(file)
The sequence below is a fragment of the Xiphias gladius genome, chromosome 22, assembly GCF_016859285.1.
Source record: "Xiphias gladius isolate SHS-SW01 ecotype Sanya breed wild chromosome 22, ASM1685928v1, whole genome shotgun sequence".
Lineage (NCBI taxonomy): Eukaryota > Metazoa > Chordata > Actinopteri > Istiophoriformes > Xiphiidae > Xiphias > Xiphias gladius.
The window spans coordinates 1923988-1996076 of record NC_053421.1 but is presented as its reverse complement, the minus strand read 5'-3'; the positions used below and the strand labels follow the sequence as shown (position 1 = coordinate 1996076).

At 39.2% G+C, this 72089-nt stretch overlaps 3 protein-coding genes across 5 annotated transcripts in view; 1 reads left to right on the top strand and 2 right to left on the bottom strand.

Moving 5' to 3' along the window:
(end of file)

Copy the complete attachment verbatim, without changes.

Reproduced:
The sequence below is a fragment of the Xiphias gladius genome, chromosome 22, assembly GCF_016859285.1.
Source record: "Xiphias gladius isolate SHS-SW01 ecotype Sanya breed wild chromosome 22, ASM1685928v1, whole genome shotgun sequence".
Lineage (NCBI taxonomy): Eukaryota > Metazoa > Chordata > Actinopteri > Istiophoriformes > Xiphiidae > Xiphias > Xiphias gladius.
The window spans coordinates 1923988-1996076 of record NC_053421.1 but is presented as its reverse complement, the minus strand read 5'-3'; the positions used below and the strand labels follow the sequence as shown (position 1 = coordinate 1996076).

At 39.2% G+C, this 72089-nt stretch overlaps 3 protein-coding genes across 5 annotated transcripts in view; 1 reads left to right on the top strand and 2 right to left on the bottom strand.

Moving 5' to 3' along the window: